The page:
So my oldest just turned 15. Rising freshman.  He is going to be small.  5-9, maybe 5-10.  Good eye at plate. High avg, walk rate, doubles power.  7.2 recent 60.  Throws 75.  Exit 80.   Better than avg mif, elite OF.   Our, at least my, priority is getting him into the best academic school he can get into.   Really high level student.  Just give me some guesses.  If a kids grades/scores match at very upper range and lets say he runs 6.7, throws 85, exit 90 by junior yr,  what are odds a little guy can play ball at say stanford, duke, ivy, Vanderbilt, etc...?  1000 to 1?   500 to 1?   How about an elite D3 like amherst, williams, mit, hopkins, etc...    

Original Post
Goosegg posted:

Size is not any impediment.

Skills rule. 

See, e.g.,  http://m.milb.com/milb/player/669242

Tom was recruited by Ivys and ended up at Stanford. Now with Cardinals.

One of his parents used to post here.

Goosegg is on point!  Do not let the size thing get in the way.  Son is 5' 10" playing for a top 25 P5 School.  Son ignored all the hype about size and kept working on "Skills".    

However Tom was recruited very, very young and had off the chart skills (switch hitter).  Had other West Coast D1 offers (not Stanford) in hand as a high school underclassmen.  Very much an outlier for his size with many, many tools.  He started his freshmen year at Stanford, drafted 6th round, and made it to the majors in two years.   His talent is ridiculous, and very much not the norm.  I agree size should not be an impediment and it is about skills but I think comparing yourself to this  young man is setting yourself up for failure.  He is an anomaly.

As always, JMO.  

I just looked up Tommy Edman's profile.  He was really highly regarded at a young age.  Dad played at Williams College and was the coach at his high school in LaJolla.  Interestingly though, he doesn't look like a burner like you'd think.  But at this point, my oldest is definitely not this kid.

Goosegg posted:

Size is not any impediment.

Skills rule. 

See, e.g.,  http://m.milb.com/milb/player/669242

Tom was recruited by Ivys and ended up at Stanford. Now with Cardinals.

One of his parents used to post here.

Goose, good post and link. I have a special place in my heart for 5'10" MI.

Scott- enjoyed your list of the 107 players in MLB as well. Agree that skills rule. Size is not an impediment, though shorter players may require a second or third look from "evaluators."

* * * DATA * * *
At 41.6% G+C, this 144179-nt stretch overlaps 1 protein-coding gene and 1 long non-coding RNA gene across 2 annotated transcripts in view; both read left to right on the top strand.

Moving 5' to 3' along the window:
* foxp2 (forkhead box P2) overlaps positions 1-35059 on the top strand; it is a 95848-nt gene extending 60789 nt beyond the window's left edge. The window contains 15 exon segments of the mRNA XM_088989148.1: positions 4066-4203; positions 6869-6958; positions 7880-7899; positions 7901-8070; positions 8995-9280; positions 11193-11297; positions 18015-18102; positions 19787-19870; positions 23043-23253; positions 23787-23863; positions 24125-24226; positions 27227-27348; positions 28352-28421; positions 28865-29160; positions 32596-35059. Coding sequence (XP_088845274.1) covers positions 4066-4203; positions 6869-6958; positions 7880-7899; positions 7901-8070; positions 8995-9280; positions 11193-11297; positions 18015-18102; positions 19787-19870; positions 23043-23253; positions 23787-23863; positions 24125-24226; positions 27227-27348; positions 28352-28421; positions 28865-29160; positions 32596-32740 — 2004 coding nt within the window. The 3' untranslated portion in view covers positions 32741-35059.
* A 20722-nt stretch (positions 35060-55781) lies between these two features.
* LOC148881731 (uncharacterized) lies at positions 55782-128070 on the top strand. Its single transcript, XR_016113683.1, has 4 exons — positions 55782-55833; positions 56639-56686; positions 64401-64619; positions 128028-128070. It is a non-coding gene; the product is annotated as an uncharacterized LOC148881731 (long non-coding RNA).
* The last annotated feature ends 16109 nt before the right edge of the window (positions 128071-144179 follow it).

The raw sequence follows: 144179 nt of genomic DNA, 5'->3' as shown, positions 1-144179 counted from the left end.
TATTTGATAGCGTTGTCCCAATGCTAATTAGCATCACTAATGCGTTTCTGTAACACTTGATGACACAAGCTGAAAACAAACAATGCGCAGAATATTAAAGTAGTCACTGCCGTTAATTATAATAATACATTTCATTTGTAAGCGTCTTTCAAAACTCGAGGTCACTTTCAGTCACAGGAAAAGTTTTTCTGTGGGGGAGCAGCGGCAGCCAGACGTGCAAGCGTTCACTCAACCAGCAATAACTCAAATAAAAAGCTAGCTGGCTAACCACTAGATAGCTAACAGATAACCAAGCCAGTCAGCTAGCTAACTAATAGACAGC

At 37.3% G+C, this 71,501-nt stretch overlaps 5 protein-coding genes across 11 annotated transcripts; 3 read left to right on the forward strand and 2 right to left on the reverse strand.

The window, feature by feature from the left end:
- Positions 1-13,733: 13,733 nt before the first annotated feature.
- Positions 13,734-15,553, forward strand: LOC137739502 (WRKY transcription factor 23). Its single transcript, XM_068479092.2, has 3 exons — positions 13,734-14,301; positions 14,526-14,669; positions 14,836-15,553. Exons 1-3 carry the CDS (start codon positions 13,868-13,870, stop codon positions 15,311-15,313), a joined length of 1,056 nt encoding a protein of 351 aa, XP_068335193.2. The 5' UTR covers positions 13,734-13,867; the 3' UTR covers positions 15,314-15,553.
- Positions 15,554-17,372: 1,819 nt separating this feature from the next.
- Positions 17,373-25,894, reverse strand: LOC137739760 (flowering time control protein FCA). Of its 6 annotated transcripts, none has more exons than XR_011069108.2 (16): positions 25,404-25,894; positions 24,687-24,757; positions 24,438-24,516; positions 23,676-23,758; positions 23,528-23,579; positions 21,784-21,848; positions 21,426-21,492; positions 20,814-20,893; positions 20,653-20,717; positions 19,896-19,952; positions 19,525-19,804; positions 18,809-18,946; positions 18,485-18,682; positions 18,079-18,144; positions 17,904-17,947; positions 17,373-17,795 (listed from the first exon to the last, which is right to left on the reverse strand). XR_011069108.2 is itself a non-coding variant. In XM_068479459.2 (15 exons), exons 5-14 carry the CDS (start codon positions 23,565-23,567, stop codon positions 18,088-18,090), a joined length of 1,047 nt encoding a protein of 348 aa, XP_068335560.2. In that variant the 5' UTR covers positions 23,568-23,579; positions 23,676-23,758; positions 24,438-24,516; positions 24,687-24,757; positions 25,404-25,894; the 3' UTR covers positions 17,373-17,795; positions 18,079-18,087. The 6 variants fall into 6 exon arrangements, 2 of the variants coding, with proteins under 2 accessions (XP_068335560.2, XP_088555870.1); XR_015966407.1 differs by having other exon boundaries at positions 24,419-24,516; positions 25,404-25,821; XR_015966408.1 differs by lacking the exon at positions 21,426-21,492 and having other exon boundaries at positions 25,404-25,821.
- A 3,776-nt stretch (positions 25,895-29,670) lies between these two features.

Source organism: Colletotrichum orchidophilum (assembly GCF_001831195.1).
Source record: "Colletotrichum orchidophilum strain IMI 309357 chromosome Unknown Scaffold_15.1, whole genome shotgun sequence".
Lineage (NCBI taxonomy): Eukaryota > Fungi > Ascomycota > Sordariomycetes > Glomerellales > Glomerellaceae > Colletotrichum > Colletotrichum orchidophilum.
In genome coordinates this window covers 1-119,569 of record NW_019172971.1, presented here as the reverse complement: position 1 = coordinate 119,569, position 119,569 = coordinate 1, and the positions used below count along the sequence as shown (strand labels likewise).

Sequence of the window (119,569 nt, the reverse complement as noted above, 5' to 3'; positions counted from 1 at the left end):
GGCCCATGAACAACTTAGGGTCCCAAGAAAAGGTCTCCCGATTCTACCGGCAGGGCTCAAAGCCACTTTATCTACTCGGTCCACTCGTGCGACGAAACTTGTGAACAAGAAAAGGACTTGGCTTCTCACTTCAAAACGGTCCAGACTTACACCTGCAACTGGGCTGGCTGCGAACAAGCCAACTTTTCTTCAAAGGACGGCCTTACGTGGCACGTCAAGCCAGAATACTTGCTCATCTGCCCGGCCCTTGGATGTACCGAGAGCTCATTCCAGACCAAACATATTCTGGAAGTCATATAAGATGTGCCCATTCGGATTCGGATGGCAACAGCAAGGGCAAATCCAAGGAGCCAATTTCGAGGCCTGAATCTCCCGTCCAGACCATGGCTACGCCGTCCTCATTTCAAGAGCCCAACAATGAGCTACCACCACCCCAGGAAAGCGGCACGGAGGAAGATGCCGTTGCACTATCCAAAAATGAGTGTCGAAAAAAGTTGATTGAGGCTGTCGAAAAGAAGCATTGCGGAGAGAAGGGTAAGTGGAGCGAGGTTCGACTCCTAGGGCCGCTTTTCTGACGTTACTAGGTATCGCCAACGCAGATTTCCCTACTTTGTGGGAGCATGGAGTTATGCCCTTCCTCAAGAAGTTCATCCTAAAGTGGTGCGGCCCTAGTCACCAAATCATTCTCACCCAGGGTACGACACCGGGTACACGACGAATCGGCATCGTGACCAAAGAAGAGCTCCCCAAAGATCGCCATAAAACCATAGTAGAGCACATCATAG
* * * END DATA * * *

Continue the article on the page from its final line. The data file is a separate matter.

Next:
I enjoyed the list of 107 as well but let's face it... wasn't that long ago that 5'11" was considered a good sized man.. certainly not small anyway.  When you take that list to below 5'10", it quickly goes down to 21 players, some names barely recognizable to the average fan.

Once you've made it through the gauntlet of levels of play in professional baseball, skill will win out.  But, as it relates to college recruiting, make no mistake - if you are short, you better be two full clicks better than the next good player (or significantly faster with the ability to put it to use in the baseball sense).  As much as I am one to stand firmly on "don't make excuses", I have seen this play out far too many times.  Most college coaches are not gonna roll out a short kid if there are similarly able dudes available that better fit "today's college athlete" image (as it applies to D1 and traditionally competitive programs at other levels).   

Don't leave any doubt.  Be two clicks better.

The average height of an American man is only 5’9”. The average MLBer is 6’2”. Pitchers skew the height average. There are fourteen MLB teams without a pitcher under six feet. The Yankees have five pitchers at least 6’7”. The baseball info is from a 2015 article. I doubt players have got shorter in the past four years.

From being an athlete and having a lot of tall friends (as an adult played a lot of pickup basketball and two man volleyball) I don’t feel tall at 6’1”. On the 107 list there are a bunch of players 5’10” and 5’11”. I’ve never seen short as any height where I can’t start to see the tops of their heads. Guys 5’9” or less appear short to me. Or, if you’re a guy and shorter than my daughter (5’10”) .... you just might be a short guy. 

Agree size shouldn't limit you trying but it is used to consider players. Each position has a desired height also. All things being equal the taller bigger guys have an advantage.

My 5'10 CF who ran 6'6 60 was told many times by D1 that he had the tools but he was too small for them, he was told he should have been a SS. 

A patriot league scout saw my son working out with a local HS team prior to starting college  and when the scout learned he was going D3 the scout wondered why he wasn't going D1. The HS coach replied that you scouts tend to look at the numbers on the paper and not look first at the kid.